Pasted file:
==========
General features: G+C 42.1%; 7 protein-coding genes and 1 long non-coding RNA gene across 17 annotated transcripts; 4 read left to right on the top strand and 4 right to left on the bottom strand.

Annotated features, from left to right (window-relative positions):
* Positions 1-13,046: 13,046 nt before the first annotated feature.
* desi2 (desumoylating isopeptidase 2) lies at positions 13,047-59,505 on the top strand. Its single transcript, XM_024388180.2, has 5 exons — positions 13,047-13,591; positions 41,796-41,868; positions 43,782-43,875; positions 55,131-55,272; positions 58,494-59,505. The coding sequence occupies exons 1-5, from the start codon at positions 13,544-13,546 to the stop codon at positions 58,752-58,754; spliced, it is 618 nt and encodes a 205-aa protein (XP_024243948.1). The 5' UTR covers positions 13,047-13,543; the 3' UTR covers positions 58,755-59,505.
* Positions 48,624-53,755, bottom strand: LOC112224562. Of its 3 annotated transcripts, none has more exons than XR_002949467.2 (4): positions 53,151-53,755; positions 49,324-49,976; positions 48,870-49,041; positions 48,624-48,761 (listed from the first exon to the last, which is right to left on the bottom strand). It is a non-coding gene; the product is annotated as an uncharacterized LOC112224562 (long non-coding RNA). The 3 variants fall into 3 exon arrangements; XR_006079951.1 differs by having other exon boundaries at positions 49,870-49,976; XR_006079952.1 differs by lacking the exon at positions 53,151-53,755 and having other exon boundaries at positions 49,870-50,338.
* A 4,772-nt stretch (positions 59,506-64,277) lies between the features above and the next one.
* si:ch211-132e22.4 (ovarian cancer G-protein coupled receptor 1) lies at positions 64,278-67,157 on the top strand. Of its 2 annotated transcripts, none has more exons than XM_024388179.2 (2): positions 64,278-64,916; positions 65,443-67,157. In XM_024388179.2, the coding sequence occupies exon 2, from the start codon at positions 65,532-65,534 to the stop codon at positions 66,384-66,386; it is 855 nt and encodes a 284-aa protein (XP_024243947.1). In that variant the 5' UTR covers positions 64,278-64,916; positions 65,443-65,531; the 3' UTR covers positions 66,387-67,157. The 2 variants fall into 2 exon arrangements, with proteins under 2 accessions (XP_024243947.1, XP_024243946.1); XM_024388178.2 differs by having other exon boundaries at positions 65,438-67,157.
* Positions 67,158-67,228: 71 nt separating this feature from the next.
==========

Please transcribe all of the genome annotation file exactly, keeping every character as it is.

General features: G+C 42.1%; 7 protein-coding genes and 1 long non-coding RNA gene across 17 annotated transcripts; 4 read left to right on the top strand and 4 right to left on the bottom strand.

Annotated features, from left to right (window-relative positions):
* Positions 1-13,046: 13,046 nt before the first annotated feature.
* desi2 (desumoylating isopeptidase 2) lies at positions 13,047-59,505 on the top strand. Its single transcript, XM_024388180.2, has 5 exons — positions 13,047-13,591; positions 41,796-41,868; positions 43,782-43,875; positions 55,131-55,272; positions 58,494-59,505. The coding sequence occupies exons 1-5, from the start codon at positions 13,544-13,546 to the stop codon at positions 58,752-58,754; spliced, it is 618 nt and encodes a 205-aa protein (XP_024243948.1). The 5' UTR covers positions 13,047-13,543; the 3' UTR covers positions 58,755-59,505.
* Positions 48,624-53,755, bottom strand: LOC112224562. Of its 3 annotated transcripts, none has more exons than XR_002949467.2 (4): positions 53,151-53,755; positions 49,324-49,976; positions 48,870-49,041; positions 48,624-48,761 (listed from the first exon to the last, which is right to left on the bottom strand). It is a non-coding gene; the product is annotated as an uncharacterized LOC112224562 (long non-coding RNA). The 3 variants fall into 3 exon arrangements; XR_006079951.1 differs by having other exon boundaries at positions 49,870-49,976; XR_006079952.1 differs by lacking the exon at positions 53,151-53,755 and having other exon boundaries at positions 49,870-50,338.
* A 4,772-nt stretch (positions 59,506-64,277) lies between the features above and the next one.
* si:ch211-132e22.4 (ovarian cancer G-protein coupled receptor 1) lies at positions 64,278-67,157 on the top strand. Of its 2 annotated transcripts, none has more exons than XM_024388179.2 (2): positions 64,278-64,916; positions 65,443-67,157. In XM_024388179.2, the coding sequence occupies exon 2, from the start codon at positions 65,532-65,534 to the stop codon at positions 66,384-66,386; it is 855 nt and encodes a 284-aa protein (XP_024243947.1). In that variant the 5' UTR covers positions 64,278-64,916; positions 65,443-65,531; the 3' UTR covers positions 66,387-67,157. The 2 variants fall into 2 exon arrangements, with proteins under 2 accessions (XP_024243947.1, XP_024243946.1); XM_024388178.2 differs by having other exon boundaries at positions 65,438-67,157.
* Positions 67,158-67,228: 71 nt separating this feature from the next.